Then, the teaching profession will be reviewed. A teacher will be required to perform a variety of tasks that are not limited to teaching in front of the class, to experience (on a voluntary basis) professional mobility that can take several forms: changing assignments or functions within the institution. Opinion No. 3 even recommends  » professional re-qualification to allow career changes according to aspirations or the shortage of certain functions « . On the agenda, therefore: teachers who can be cut and chopped at will, work overload, mobility, job insecurity, job losses, the first of which will probably be linked to the savings targeted by the merger of the two technical and vocational streams within the qualifying system and the sharp reduction in specialised teaching.

Moreover, from the point of view of governance, we observe a focus on procedural aspects, a lack of interest in the reflective aspects concerning the pedagogical choices to be made, pressure exerted on management, the use of individualcoaching that denies the collective dimension, the emergence of narcissistic personalities in the hierarchical ladder, an exacerbated logic of productivity that will lead to exhaustion and the sidelining of the « less efficient ». The steering plans therefore only deal with the « how to do with it », do not tackle the real social causes of inequalities and dump them on the actors on the ground.

And while we’re on the subject of steering plans, who will really be steering the education system in the end? a minister? a regulatory power (RP) composed of politicians or private individuals? The creation of a public interest organization (PIO) to serve as a regulatory authority makes it possible to implement the steering plans of the Excellence Pact. It is not a researcher or an educator who has been appointed to head it, but Renaud Witmeur, president of the management committee of the SOGEPA where he worked on the economic redeployment of Wallonia.

More than just an interest in teaching, the labor market is taking over the education sector. And all this, for what results? Will this new governance make it possible to achieve the objectives of raising the level, of equity? Is what is operational, functional and effective for the private sector also effective for the school? Tight framing, guaranteed results? Does excellent management (forecasting, planning, evaluation, accountability and contractualization, imposition of standardized methods…) necessarily imply success?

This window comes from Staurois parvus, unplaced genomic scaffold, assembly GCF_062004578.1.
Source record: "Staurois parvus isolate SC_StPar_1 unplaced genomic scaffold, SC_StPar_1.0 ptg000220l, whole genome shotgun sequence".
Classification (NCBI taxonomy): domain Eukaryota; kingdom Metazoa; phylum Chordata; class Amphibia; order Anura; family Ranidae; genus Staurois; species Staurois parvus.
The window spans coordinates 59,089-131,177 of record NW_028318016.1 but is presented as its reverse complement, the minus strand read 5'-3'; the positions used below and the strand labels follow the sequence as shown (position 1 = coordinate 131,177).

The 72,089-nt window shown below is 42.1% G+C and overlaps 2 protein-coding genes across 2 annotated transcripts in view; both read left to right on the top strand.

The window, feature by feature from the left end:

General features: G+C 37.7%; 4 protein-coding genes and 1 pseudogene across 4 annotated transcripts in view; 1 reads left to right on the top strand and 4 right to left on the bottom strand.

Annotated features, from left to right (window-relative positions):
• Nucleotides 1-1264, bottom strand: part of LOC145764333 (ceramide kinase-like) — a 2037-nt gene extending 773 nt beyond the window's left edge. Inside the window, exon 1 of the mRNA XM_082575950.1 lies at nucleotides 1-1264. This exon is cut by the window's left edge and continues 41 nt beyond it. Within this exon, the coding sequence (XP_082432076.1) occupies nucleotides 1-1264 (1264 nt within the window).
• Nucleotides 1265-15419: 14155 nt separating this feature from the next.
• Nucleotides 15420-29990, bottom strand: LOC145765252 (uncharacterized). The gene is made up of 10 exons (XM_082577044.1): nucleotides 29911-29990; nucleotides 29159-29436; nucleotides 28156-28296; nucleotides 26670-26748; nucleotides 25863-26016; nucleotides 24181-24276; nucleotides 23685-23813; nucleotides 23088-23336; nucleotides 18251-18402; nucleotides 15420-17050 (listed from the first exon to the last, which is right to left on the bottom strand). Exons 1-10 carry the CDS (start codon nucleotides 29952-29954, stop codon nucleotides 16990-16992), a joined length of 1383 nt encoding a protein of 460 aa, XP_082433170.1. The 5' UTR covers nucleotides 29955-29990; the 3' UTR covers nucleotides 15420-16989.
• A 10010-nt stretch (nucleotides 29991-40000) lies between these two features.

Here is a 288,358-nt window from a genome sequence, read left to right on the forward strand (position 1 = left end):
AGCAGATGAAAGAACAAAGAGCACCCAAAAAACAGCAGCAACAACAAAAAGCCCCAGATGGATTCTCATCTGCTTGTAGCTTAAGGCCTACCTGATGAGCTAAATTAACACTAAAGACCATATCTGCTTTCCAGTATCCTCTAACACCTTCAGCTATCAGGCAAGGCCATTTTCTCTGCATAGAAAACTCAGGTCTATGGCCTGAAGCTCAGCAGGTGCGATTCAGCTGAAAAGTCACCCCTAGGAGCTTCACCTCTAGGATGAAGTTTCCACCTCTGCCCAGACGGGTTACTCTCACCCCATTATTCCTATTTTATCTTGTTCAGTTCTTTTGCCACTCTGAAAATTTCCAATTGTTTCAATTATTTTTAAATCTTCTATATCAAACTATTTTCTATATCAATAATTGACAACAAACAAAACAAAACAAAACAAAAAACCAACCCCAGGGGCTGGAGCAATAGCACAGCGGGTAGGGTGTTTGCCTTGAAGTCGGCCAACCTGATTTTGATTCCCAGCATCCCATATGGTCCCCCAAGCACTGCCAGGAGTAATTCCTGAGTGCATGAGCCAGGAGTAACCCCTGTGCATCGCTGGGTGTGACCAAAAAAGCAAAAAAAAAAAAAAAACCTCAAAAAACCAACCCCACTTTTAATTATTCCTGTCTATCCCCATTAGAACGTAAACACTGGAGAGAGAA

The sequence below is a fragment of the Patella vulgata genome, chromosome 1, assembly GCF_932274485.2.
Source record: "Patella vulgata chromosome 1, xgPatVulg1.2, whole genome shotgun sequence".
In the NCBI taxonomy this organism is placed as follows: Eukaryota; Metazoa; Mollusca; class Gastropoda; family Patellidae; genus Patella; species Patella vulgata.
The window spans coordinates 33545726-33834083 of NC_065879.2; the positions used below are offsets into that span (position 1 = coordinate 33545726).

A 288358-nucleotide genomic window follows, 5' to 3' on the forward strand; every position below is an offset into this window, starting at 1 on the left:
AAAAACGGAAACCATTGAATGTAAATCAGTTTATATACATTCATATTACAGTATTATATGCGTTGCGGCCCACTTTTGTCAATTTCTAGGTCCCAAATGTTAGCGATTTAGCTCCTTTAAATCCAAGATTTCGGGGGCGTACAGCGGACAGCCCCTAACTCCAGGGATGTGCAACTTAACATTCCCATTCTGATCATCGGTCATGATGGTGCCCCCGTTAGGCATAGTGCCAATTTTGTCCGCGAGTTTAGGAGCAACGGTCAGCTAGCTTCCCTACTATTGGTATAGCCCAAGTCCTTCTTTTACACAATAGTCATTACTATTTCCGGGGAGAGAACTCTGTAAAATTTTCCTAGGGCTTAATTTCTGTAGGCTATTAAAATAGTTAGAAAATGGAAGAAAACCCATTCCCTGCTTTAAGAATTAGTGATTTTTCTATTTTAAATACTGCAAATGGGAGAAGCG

Democracy is not just words. First of all, it’s transparency. This has not been the case either in the terms of the official speeches or in the elaboration process: being consulted in the so-called « participatory process » or contributing to the implementation (under contract) of measures is not the same as actually taking part in decisions.

On the other hand, in what way do the steering plans establish more (participatory) democracy in the school itself? Again, not everyone is included: what about the students? If they were approached by questionnaire at the start of the Pact, and will be again before the steering plans are drawn up, do they still participate in the school’s operations? Are they involved in class councils, in the design of plans, the school project, internal rules, sanctions…? Moreover, the introduction of an « individual student’s notebook », presented as a means of ensuring better pedagogical follow-up, does it not risk functioning also as an instrument of surveillance and control? Is there a duty of confidentiality for the teams who will have access to it? Will this file still be in good hands? What about a right to be forgotten?

Finally, will the computerized tools for evaluating management plans (also from McKinsey and initially intended to improve performance levels) constitute the « incriminating » files that will make it possible to take sanctions against specific managers or against the entire team?

In conclusion, neither the objectives of eliminating repetition, excellence (which has become synonymous with performance), or equity (in the true sense of the word), nor the methods imposed, respond to democratic goals. Far from fighting against the school market, the competition between schools and networks, the transformation that is taking place in our schools enshrines its modalities and risks reinforcing the deep inequalities that we know today. The social mix and the reduction of disparities between students is put aside. The need for educational refinancing is completely evacuated. It is a matter of working in a closed envelope. Not only does education become a link in the chain of capitalism, an implicit subcontracting of the company, but it also transmits its values. The solution is not to change the current education system, but to rethink it entirely.

Geneviève Druart, Michèle Janss, with the help of the members of the Brussels regional of APED

To form critical citizens capable of acting in the transformation of the world is, in the eyes of Aped, the objective that requires the most urgent and radical reforms of the School. Far from the current submission to the world of work, it is a question of promoting an education where cooperation is superior to competition, where individual success does not hinder the progress of all. Aped calls for a truly egalitarian and democratic school.